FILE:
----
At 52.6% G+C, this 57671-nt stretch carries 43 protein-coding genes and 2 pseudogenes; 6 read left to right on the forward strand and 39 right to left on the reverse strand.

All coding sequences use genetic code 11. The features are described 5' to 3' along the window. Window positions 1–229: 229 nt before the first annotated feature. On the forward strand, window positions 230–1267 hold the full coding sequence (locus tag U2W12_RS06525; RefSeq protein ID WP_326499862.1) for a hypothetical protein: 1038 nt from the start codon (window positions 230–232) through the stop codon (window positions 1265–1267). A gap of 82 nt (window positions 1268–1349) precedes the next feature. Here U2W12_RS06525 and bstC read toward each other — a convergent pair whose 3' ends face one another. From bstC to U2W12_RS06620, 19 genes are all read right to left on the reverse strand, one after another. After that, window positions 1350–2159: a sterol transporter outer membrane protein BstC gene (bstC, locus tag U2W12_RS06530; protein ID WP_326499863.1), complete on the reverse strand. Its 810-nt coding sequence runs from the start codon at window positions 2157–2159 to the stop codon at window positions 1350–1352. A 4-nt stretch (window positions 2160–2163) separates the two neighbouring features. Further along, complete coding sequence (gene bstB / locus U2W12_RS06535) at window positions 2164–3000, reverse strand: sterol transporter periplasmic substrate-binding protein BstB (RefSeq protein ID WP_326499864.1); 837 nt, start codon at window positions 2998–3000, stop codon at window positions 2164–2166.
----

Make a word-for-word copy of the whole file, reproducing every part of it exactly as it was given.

At 52.6% G+C, this 57671-nt stretch carries 43 protein-coding genes and 2 pseudogenes; 6 read left to right on the forward strand and 39 right to left on the reverse strand.

All coding sequences use genetic code 11. The features are described 5' to 3' along the window. Window positions 1–229: 229 nt before the first annotated feature. On the forward strand, window positions 230–1267 hold the full coding sequence (locus tag U2W12_RS06525; RefSeq protein ID WP_326499862.1) for a hypothetical protein: 1038 nt from the start codon (window positions 230–232) through the stop codon (window positions 1265–1267). A gap of 82 nt (window positions 1268–1349) precedes the next feature. Here U2W12_RS06525 and bstC read toward each other — a convergent pair whose 3' ends face one another. From bstC to U2W12_RS06620, 19 genes are all read right to left on the reverse strand, one after another. After that, window positions 1350–2159: a sterol transporter outer membrane protein BstC gene (bstC, locus tag U2W12_RS06530; protein ID WP_326499863.1), complete on the reverse strand. Its 810-nt coding sequence runs from the start codon at window positions 2157–2159 to the stop codon at window positions 1350–1352. A 4-nt stretch (window positions 2160–2163) separates the two neighbouring features. Further along, complete coding sequence (gene bstB / locus U2W12_RS06535) at window positions 2164–3000, reverse strand: sterol transporter periplasmic substrate-binding protein BstB (RefSeq protein ID WP_326499864.1); 837 nt, start codon at window positions 2998–3000, stop codon at window positions 2164–2166.